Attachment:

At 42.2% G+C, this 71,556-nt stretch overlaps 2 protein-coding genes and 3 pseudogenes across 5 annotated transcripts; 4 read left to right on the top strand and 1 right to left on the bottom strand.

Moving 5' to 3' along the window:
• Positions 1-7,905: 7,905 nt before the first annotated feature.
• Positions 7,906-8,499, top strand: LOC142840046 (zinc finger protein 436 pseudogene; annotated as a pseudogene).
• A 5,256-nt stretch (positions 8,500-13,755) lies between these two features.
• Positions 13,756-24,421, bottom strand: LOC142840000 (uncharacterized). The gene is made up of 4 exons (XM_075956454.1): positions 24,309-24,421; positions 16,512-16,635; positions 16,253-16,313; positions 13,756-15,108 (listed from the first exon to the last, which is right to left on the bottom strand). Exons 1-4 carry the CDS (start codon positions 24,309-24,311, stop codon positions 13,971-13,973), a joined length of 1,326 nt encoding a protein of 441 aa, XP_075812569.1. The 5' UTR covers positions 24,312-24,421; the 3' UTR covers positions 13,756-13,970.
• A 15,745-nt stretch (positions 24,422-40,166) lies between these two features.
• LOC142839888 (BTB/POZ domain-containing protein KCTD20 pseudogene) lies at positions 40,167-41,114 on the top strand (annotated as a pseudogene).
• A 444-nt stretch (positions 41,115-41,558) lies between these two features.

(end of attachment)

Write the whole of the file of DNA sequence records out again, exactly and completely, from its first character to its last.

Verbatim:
At 42.2% G+C, this 71,556-nt stretch overlaps 2 protein-coding genes and 3 pseudogenes across 5 annotated transcripts; 4 read left to right on the top strand and 1 right to left on the bottom strand.

Moving 5' to 3' along the window:
• Positions 1-7,905: 7,905 nt before the first annotated feature.
• Positions 7,906-8,499, top strand: LOC142840046 (zinc finger protein 436 pseudogene; annotated as a pseudogene).
• A 5,256-nt stretch (positions 8,500-13,755) lies between these two features.
• Positions 13,756-24,421, bottom strand: LOC142840000 (uncharacterized). The gene is made up of 4 exons (XM_075956454.1): positions 24,309-24,421; positions 16,512-16,635; positions 16,253-16,313; positions 13,756-15,108 (listed from the first exon to the last, which is right to left on the bottom strand). Exons 1-4 carry the CDS (start codon positions 24,309-24,311, stop codon positions 13,971-13,973), a joined length of 1,326 nt encoding a protein of 441 aa, XP_075812569.1. The 5' UTR covers positions 24,312-24,421; the 3' UTR covers positions 13,756-13,970.
• A 15,745-nt stretch (positions 24,422-40,166) lies between these two features.
• LOC142839888 (BTB/POZ domain-containing protein KCTD20 pseudogene) lies at positions 40,167-41,114 on the top strand (annotated as a pseudogene).
• A 444-nt stretch (positions 41,115-41,558) lies between these two features.